Newland Sierra
The land near Interstate 15 north of Escondido that is slated for the Newland Sierra housing development. Photo courtesy of Newland Communities

A recent court ruling has brought into sharp relief the failure of our Board of Supervisors to act in the best interest of San Diego County residents over the interests of deep-pocketed developers.

Three nonprofit and community groups brought a lawsuit a year ago against the County of San Diego, arguing it had violated the General Plan in approving the Valiano and Harmony Grove Village South housing development projects. Petitioners argued the projects’ environmental analyses failed to show how the developments would prevent significant harm related to fire safety and greenhouse gas emissions. Both issues are required to be addressed under the General Plan.

In a tentative ruling issued on Jan. 27, a San Diego County Superior Court judge agreed with the petitioners.

This court case is just one more reason for San Diego County residents to be given the chance to reject General Plan amendments that would increase housing density in our fire-prone back country. Measure A, which will be on the upcoming March ballot, gives voters that chance.

In fact, if Measure A had been in place two years ago, it’s unlikely the county would have been dragged into this court case — because voters would have had the common sense to say “no” to hundreds of homes in areas likely to go up in flames before residents could safely evacuate.

This measure — also known as the Safeguard Our San Diego Countryside citizens’ initiative — reinforces the county’s award-winning “smart growth” General Plan. Under Measure A, developers who want to build suburban-density housing projects in rural and semi-rural areas zoned for relatively few homes will have to obtain voter approval before they can break ground.

Measure A will also encourage developers to build housing where the county needs it most, close to existing roads and public services, potentially saving taxpayers billions of dollars in infrastructure costs.

The good news is that we don’t need to guess whether or not Measure A will be effective in encouraging builders to develop the kind of housing our region needs most. Just look at the results of Proposition S in Escondido.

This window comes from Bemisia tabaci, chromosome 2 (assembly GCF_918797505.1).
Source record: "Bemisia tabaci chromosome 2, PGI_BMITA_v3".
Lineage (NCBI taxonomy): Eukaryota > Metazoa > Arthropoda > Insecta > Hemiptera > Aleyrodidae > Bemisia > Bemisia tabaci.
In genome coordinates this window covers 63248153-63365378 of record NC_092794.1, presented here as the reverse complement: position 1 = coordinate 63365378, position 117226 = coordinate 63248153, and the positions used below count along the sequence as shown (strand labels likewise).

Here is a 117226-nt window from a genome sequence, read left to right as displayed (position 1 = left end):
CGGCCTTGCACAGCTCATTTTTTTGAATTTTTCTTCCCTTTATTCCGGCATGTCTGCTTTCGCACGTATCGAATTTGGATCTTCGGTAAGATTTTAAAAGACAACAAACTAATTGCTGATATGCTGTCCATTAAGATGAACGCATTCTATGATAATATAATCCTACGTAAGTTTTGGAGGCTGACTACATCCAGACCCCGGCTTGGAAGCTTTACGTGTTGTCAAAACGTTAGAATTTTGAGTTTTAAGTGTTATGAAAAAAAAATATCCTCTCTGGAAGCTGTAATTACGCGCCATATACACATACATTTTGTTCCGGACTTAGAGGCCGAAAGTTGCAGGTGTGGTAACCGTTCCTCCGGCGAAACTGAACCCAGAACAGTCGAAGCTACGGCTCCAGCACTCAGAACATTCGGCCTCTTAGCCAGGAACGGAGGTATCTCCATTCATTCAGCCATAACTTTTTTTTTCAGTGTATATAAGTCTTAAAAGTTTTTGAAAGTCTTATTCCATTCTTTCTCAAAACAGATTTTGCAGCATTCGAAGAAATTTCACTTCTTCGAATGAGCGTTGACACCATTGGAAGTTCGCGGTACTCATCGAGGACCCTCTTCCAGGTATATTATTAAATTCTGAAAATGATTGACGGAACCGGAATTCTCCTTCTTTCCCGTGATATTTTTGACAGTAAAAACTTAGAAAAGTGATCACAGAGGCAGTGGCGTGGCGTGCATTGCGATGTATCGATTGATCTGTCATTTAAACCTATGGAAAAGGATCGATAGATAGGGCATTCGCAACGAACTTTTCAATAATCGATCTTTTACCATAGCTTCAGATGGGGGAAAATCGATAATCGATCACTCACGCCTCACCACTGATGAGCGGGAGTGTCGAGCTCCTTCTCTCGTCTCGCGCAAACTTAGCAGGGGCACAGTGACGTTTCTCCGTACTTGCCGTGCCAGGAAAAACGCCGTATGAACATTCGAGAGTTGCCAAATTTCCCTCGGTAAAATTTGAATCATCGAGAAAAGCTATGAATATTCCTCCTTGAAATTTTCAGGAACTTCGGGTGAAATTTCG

That citywide ordinance is similar to Measure A in requiring a public vote on any proposed project that would require changes to the city’s general plan. Under Prop S, Escondido’s overall rate of housing development has been virtually the same as that in the city of San Diego (which does not have a Prop S equivalent). Escondido has actually outperformed San Diego in making progress toward its state-mandated goals for moderate and low-income housing construction.

Why do our county supervisors keep approving massive sprawl developments like Valiano, Harmony Grove Village South and Newland Sierra? If their intention is truly to ease the housing crisis, they would be better off encouraging developers to build some of the 60,000 units already allowed in the county’s general plan. Those units would provide housing for residents with a variety of income levels that is also close to jobs, schools and other existing infrastructure.

Instead, our county leaders keep approving ill-advised general plan amendments that get caught up in court or defeated in the voting booth. County residents recognize the harmfulness of those proposed sprawl developments.

Measure A would ultimately speed up the growth of much-needed housing development. It will redirect the efforts of developers away from buying cheap rural land with the hopes of securing a zoning increase from the county, to actually building the homes that are already waiting to be built.

Moreover, Measure A would not prevent developers from using the general plan amendment process in areas that are already slated for development. For example, a general plan amendment that went before the Board of Supervisors on Jan. 29 aimed to build 92 housing units on a property in Spring Valley, just south of Santee, that is currently zoned for commercial use.

A shopping center now standing on the property would be demolished to make way for much-needed housing. Because the property is not in a rural or semi-rural area, it would not have to go to the voters for approval under Measure A.

Measure A specifically aims to prevent reckless developments that put people and property at risk from wildfires, increase taxpayer burdens and work contrary to the county’s long-term sustainability goals. To learn more, go to saveoursdcountryside.org. Then join us in voting “yes” on Measure A.

Jerry Harmon is the former mayor of Escondido and held that office when Proposition S was passed. Stephen Houlahan is a Santee City Councilman.

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